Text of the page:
Childrens Menus – Honey, I fed the kids
According to a survey by Organix, four out of 10 parents eat out once a fortnight or more with their families. But gone are the days when chicken nuggets or fish fingers will suffice. Children’s menus are changing as parents demand healthy and nutritious food – and kids become more sophisticated.
The ‘Out To Lunch’ campaign and survey conducted last year found that 66% of parents think the food provision for children in restaurants is not good enough. Joanna Lewis from the Soil Association, a charity campaigning for planet-friendly organic food and farming who carried out the survey, said, “Restaurants need to raise the bar and listen to parents who are saying they want fresh food not ready meals for their children, and the same kind of variety you’d expect as an adult.”
Offering children the same food as adults (but in smaller portions) is the latest trend – but remember to adjust ingredients to suit their sensitive palate. Chef Theo Randall, says, “Whether it’s just tagliatelle with butter or Parmesan on a piece of grilled chicken, don’t put lots of herbs or salt and pepper on it because that’s when dishes come back,” he said. He also urges restaurants not to offer children bread and if an adult is having three courses, then the kids should too.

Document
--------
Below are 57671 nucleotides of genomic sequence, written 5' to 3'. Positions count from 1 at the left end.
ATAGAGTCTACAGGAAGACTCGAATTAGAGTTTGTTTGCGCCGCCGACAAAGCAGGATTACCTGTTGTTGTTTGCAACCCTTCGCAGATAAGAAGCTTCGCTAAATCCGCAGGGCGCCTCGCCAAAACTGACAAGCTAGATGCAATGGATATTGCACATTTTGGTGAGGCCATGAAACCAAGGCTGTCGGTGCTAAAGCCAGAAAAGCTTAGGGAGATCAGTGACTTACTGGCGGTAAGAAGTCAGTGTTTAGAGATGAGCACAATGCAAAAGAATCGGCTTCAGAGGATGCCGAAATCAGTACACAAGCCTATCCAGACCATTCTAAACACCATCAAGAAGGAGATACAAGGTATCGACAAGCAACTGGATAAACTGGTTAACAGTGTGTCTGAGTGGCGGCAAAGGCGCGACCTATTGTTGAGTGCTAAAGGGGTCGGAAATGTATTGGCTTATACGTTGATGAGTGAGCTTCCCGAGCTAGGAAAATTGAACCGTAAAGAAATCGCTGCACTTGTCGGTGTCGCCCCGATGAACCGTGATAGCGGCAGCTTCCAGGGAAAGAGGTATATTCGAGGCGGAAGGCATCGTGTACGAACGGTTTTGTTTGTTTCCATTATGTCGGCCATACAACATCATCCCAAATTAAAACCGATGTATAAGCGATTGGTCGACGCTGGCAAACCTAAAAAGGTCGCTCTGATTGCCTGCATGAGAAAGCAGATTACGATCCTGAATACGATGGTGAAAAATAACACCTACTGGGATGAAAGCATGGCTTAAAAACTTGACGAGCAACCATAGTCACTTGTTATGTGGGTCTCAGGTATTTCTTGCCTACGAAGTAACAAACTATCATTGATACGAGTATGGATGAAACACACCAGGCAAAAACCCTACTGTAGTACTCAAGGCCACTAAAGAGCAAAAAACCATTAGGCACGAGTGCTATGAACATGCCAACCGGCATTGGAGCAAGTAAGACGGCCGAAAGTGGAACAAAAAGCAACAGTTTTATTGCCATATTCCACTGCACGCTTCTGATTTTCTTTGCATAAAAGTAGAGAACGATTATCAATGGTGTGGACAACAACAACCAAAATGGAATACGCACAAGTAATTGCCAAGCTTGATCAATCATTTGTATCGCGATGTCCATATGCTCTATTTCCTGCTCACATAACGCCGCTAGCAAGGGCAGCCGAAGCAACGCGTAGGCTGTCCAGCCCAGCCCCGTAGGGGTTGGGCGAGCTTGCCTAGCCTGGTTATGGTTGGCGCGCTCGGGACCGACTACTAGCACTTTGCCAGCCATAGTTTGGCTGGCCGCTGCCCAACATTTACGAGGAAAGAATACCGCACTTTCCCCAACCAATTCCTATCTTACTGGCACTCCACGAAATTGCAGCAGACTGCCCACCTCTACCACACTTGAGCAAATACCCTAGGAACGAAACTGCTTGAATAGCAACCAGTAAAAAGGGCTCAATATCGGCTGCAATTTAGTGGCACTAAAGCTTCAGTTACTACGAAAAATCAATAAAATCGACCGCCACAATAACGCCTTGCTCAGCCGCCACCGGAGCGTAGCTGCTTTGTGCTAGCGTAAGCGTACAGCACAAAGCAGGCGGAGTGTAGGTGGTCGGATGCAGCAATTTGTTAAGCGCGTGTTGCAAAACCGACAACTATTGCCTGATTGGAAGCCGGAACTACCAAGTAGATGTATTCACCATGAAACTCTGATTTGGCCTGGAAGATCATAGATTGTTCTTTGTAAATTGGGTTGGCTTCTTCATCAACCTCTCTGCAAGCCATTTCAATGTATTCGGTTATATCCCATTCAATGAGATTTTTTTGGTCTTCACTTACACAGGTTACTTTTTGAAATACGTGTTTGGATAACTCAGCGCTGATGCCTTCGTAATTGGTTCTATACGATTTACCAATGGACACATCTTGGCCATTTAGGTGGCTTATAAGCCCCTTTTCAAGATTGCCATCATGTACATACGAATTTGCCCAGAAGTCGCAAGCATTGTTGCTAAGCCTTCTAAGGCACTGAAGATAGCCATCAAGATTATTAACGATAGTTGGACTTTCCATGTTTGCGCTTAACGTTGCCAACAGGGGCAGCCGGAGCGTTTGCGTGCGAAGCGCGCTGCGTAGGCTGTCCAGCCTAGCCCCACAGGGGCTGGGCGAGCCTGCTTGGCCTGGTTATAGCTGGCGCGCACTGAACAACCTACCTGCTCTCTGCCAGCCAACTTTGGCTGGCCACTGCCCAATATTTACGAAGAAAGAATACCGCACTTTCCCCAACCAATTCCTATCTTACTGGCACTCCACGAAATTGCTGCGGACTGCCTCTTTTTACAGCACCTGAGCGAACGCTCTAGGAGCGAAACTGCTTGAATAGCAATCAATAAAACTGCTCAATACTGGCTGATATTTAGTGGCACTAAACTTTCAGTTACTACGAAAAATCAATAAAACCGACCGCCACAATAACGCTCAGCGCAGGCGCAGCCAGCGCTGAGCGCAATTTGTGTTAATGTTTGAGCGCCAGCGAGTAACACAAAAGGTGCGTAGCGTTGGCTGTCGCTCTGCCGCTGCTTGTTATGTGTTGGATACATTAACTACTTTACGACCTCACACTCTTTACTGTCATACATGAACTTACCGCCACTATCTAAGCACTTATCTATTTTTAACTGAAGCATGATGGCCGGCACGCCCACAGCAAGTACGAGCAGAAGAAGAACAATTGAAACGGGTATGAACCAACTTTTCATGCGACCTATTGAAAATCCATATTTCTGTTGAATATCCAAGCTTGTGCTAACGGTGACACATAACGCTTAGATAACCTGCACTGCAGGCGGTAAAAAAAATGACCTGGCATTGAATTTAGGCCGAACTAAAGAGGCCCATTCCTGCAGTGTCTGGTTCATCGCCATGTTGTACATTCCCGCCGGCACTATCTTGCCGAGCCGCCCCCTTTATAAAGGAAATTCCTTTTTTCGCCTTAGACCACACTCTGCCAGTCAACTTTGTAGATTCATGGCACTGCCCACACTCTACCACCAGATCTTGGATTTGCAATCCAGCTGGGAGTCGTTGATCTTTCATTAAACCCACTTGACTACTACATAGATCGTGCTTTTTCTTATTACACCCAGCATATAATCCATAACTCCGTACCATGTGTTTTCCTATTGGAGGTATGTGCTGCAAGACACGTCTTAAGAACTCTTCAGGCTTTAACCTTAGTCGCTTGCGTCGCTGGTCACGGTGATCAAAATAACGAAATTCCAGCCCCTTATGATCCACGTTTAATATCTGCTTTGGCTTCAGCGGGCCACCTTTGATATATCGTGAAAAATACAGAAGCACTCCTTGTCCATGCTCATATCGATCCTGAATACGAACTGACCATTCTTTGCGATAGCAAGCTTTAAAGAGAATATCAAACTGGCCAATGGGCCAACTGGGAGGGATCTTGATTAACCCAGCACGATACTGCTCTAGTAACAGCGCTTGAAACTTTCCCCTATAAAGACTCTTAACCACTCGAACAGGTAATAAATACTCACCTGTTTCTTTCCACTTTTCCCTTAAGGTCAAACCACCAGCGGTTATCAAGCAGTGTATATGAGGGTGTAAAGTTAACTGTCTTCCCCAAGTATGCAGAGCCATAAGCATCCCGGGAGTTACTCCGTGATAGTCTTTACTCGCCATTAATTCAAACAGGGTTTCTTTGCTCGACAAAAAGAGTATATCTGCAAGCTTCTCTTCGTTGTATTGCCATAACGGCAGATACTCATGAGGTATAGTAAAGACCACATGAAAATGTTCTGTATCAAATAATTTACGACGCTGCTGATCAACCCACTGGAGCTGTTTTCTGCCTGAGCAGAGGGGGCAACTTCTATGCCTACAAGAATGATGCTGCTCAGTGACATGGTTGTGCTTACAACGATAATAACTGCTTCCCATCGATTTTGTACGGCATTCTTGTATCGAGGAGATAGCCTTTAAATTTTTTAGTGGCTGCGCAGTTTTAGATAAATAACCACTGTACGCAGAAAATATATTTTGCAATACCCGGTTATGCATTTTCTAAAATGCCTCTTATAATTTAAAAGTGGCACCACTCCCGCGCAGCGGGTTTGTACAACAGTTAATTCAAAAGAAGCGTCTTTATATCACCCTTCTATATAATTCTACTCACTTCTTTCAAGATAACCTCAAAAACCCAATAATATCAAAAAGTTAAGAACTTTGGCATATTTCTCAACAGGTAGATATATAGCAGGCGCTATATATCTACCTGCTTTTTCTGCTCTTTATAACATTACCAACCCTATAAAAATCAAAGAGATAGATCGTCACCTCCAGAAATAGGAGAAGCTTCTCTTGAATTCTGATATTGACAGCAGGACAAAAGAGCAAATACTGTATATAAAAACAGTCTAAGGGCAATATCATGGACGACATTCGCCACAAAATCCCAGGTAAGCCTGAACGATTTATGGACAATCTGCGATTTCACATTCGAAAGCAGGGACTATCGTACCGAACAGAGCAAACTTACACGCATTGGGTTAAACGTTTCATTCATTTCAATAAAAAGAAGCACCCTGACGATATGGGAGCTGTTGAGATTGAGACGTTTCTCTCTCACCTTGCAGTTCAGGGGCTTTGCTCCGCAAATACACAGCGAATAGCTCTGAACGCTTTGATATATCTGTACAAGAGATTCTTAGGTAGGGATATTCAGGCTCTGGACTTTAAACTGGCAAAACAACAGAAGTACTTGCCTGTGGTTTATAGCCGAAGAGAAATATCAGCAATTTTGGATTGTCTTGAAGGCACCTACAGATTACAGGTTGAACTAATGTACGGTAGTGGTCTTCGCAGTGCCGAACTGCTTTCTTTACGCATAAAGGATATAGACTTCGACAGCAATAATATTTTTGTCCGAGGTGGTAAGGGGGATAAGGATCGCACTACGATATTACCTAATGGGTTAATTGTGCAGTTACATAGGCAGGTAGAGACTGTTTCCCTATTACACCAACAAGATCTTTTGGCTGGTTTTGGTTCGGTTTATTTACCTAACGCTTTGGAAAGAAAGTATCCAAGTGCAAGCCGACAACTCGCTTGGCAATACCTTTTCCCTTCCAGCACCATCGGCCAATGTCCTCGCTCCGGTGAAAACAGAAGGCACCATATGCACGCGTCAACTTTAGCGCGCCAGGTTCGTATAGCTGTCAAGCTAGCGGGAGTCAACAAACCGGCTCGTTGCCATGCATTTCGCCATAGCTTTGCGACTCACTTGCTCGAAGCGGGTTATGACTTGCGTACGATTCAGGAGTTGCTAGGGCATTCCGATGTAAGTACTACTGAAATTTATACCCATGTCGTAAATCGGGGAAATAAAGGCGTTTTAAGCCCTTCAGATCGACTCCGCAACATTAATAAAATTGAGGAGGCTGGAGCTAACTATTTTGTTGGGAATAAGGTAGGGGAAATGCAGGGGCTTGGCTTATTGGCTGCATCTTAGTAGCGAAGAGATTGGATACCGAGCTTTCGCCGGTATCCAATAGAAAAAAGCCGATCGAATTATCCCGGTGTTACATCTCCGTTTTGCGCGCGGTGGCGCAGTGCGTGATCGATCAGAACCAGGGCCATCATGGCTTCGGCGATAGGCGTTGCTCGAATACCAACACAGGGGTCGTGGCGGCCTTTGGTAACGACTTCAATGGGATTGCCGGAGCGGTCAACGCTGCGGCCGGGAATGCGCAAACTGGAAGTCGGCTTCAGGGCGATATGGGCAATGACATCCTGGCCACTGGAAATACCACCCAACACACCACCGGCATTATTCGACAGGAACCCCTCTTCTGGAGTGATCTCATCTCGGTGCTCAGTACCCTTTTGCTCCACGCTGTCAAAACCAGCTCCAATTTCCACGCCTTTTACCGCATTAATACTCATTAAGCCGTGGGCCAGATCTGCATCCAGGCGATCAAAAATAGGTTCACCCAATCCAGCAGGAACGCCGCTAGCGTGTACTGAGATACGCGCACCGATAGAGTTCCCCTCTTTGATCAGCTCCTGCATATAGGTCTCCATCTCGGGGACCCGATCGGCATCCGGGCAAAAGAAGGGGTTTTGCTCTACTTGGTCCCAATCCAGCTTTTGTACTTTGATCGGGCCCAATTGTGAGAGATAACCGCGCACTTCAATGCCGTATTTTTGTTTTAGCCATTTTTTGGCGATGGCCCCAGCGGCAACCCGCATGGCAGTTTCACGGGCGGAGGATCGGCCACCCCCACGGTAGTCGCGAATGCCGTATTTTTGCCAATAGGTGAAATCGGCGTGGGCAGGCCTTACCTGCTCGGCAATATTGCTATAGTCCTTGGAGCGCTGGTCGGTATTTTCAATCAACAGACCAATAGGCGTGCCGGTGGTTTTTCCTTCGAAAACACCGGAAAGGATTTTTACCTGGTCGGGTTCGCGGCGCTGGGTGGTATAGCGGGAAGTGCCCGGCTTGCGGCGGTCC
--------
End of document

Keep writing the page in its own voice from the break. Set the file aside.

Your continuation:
Children like to be adventurous and Italian or Chinese food is ideal. Italian food is so versatile and kids love pasta and risotto and vegetables. Chef Theo Randall suggests incorporating courgettes or tomatoes in a pasta dish and children will eat it. His partner, Mark Hix says “Chinese food is always good, certainly for their taste buds. The flavours are interesting and not the kind of thing you would eat at home.”
Involve the children
Remembering that children are people in their own right is key – whether it’s waiters speaking directly to them or getting them involved in making their own food. At Jamie’s Italian, they get children to make their own salads. This not only gives them one of their five a day but ownership over their food means there are more likely to embrace it.
Tips for Kids
- Keep it transparent: no secret or extra ingredients, just serve what it says
- Don’t garnish the dishes with pepper and herbs
- Keep sauces and dressing separate
- Serve smaller portions and let the child ask for more
Try these recipes: